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Madame Satã (NR)
Wellspring
Official Site
Director: Karim Aïnouz
Producers: Isabel Diegues, Mauricio Andrade Ramos, Donald K. Ranvaud, Marc Beauchamps
Written by: Karim Ainouz
Cast: Lázaro Ramos, Marcelia Cartaxo, Flavio Bauraqui, Felipe Marques, Emiliano Queiroz, Renata Sorrah, Giovana Barbosa, Ricardo Blat

Rating: out of 5


Karim Aïnouz ’s Madame Satã is a lush, visual eye-feast of exotic, smoke-filled bars and cobble-stoned alleyways that plummet and heave through the Lapa district of Rio. The favala never looked so good. This ain’t no City Of God, with its brutally realistic depictions of Brazilian slums awash with unspeakable violence. And while the characters in that film were fictional but believably true, in Madame Satã the streets are inhabited by João Francisco and his sad rundown friends, actual people and events from 1930s Rio de Janeiro.

Aïnouz’s film concerns the infamous João Francisco; he longs to be the femme fatale star of his own one-woman cabaret, but instead he settles as an assistant to a verbally abusive chanteuse. Sick of her constant put-downs, João goes nuts one night and trashes her dressing room. But with well rounded equality he also heaps abuse on his housemates: Taboo, an effeminate partner in occasional homosexual scams, and Laurita, a prostitute whose better days have long since passed. In a nutshell it’s the manic relationship between all three that makes Madame Satã such a compelling film. João is a charming friend and provider one moment, but he quickly changes to a mean-spirited lout the next. Why do Taboo and Laurita put up with the mood swings? Because ultimately all they have is each other. On top of it all, theirs is an existence of poetic beauty and sorrow. Even at night their clothes stick to their sweaty bodies in the heavy tropical air, but Laurita, João, and Taboo seem indifferent to corporeal discomforts. They are tormented instead by personal demons that emanate from within.

João’s future is almost preordained when he beats up a greasy customer who attempts unsuccessfully to forcibly procure the services of Laurita. During the scuffle, a gun is wrestled away from João’s witless victim, but João refuses to use it. “Real men use their fists” he shouts defiantly. But we know he doesn’t want to be a real man, and this will eventually lead to his undoing.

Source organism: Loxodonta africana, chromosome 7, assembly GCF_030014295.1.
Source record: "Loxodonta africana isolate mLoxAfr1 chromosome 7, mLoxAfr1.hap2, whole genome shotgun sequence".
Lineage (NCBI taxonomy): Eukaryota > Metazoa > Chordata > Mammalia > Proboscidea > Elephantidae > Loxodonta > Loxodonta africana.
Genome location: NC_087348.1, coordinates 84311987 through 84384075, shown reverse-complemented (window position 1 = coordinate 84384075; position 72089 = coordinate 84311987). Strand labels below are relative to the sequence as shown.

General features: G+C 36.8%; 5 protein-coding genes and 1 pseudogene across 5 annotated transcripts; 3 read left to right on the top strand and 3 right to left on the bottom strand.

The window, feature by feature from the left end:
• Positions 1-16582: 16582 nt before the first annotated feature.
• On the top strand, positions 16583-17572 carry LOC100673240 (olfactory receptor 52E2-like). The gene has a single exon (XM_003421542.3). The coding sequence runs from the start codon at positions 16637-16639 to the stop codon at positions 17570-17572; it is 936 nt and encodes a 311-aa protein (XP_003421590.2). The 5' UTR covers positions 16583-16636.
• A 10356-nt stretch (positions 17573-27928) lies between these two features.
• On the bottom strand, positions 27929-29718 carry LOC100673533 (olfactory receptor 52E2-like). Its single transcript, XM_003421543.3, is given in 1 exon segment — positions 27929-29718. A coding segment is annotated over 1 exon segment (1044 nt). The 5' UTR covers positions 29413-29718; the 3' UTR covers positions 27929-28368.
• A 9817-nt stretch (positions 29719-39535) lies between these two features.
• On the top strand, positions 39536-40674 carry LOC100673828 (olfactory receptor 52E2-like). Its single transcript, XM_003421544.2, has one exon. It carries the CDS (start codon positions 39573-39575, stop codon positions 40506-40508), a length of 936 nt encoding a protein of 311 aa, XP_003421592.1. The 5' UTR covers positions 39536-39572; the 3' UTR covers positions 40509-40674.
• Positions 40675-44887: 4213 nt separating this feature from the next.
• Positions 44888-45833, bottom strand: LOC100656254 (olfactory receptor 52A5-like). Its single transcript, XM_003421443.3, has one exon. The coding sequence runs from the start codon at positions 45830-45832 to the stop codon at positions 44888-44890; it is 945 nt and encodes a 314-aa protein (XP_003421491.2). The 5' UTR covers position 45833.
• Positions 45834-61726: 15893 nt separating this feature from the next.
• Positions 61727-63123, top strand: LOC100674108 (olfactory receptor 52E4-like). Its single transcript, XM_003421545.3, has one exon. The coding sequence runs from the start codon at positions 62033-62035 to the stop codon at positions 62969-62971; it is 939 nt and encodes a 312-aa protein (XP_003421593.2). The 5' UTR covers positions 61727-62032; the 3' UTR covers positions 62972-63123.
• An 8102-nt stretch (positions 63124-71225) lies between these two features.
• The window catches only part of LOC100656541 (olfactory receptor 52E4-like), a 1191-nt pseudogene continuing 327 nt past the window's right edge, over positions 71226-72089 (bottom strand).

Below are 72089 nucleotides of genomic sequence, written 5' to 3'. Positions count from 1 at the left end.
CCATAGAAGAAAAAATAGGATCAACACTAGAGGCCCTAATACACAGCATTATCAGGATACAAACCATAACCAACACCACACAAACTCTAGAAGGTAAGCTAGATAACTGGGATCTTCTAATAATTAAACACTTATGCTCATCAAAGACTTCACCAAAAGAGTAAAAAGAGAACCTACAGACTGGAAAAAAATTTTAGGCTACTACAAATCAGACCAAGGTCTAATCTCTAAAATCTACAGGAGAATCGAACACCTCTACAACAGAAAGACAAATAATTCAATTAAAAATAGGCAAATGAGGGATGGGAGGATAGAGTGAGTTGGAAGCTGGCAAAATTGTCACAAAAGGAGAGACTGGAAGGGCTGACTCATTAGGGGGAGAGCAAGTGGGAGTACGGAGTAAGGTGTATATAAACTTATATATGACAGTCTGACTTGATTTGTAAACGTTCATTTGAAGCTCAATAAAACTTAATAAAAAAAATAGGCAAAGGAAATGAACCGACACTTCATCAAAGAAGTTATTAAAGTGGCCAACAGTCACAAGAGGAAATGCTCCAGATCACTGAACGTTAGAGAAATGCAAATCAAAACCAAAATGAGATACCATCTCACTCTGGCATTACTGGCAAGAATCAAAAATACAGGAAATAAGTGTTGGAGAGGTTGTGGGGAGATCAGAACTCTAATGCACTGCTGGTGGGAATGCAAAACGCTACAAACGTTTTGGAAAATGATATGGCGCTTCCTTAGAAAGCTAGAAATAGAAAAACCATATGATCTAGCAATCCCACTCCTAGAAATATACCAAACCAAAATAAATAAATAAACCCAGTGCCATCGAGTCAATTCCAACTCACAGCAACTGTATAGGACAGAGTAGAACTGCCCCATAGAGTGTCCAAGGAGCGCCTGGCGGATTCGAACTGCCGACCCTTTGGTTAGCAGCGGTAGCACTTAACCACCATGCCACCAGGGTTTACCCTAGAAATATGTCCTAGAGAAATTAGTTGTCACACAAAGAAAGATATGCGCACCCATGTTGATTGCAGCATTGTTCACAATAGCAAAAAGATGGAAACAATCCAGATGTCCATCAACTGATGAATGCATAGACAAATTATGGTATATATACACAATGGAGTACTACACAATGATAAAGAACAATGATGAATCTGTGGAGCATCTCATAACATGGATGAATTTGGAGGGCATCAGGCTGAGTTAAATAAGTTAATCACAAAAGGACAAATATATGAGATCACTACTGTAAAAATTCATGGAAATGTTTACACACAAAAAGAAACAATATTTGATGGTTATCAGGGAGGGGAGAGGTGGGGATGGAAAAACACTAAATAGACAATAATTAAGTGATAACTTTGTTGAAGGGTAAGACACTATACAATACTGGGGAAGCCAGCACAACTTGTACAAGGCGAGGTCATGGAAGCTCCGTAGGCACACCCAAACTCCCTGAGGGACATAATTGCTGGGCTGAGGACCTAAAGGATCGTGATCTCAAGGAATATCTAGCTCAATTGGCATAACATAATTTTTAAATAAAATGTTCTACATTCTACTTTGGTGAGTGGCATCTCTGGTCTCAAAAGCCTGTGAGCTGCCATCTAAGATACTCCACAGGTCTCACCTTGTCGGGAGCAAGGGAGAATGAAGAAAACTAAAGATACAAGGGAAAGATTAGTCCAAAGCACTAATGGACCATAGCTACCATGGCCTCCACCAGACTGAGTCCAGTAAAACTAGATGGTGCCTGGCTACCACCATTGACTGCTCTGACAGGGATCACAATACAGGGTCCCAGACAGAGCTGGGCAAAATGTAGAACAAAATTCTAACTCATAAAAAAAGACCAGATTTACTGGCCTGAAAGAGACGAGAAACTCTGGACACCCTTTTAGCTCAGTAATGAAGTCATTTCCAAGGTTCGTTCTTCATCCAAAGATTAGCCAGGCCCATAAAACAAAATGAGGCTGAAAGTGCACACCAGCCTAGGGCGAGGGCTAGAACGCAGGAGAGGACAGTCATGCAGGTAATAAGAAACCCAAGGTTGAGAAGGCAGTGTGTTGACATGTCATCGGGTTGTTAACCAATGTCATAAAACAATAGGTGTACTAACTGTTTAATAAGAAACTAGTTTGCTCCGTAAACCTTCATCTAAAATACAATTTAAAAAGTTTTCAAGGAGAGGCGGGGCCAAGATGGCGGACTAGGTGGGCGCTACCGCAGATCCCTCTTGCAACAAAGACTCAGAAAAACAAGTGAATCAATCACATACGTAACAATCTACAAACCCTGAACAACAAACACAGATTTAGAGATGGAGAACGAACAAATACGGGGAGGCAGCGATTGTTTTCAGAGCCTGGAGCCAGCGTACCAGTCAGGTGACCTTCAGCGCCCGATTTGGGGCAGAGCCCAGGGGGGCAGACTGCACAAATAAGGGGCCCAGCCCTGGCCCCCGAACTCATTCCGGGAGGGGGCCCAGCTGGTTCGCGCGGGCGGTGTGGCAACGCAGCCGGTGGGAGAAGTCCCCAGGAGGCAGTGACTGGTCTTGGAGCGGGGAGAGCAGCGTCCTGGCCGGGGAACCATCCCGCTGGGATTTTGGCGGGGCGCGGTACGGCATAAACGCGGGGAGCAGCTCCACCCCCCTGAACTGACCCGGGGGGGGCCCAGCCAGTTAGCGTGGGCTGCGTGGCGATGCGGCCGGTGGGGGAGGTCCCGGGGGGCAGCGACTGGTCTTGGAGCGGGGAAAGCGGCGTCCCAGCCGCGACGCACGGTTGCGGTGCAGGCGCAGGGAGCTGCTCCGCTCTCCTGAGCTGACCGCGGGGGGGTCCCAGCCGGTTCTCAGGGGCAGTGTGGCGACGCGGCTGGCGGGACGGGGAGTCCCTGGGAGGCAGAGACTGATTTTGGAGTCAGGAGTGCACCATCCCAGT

Madame Satã has one flaw and that is its somewhat deceptive title. If you’re looking for a drag queen tale with complex issues of dual sexuality, you won’t entirely find it here. Part of the promotional buzz for this picture revolves around the notoriety and popularity of Madame Satã, who is well known in Brazil but less so here. After being released from prison for murder, João goes on to win the 1942 Best Costume Contest at Carnival, donning an outfit of red and orange sequins. Sata or “Satan” or “devil” is the imagery the costume is supposed to conjure up, and this is clearly intended to describe the complex personality of João as well. But this fact is only mentioned at the end of the film as a textual footnote; we never see Madame Satã/João in said outfit at all. Madame Satã should really be titled Madame Satã Part I, The Prequel, or The Making Of A Drag Queen. Despite its rushed conclusion, João’s early life story is still a part worth watching.

—Nancy Semin

 

hybridCinema Ratings Guide:

Take a pal and pay full price for both tickets.

It’s worth a full-price ticket.

It’s worth a matinee ticket.

Wait for video rental.

Check out the video from the library, if you must.

While we would never encourage anyone to destroy a video...


Mike Doughty



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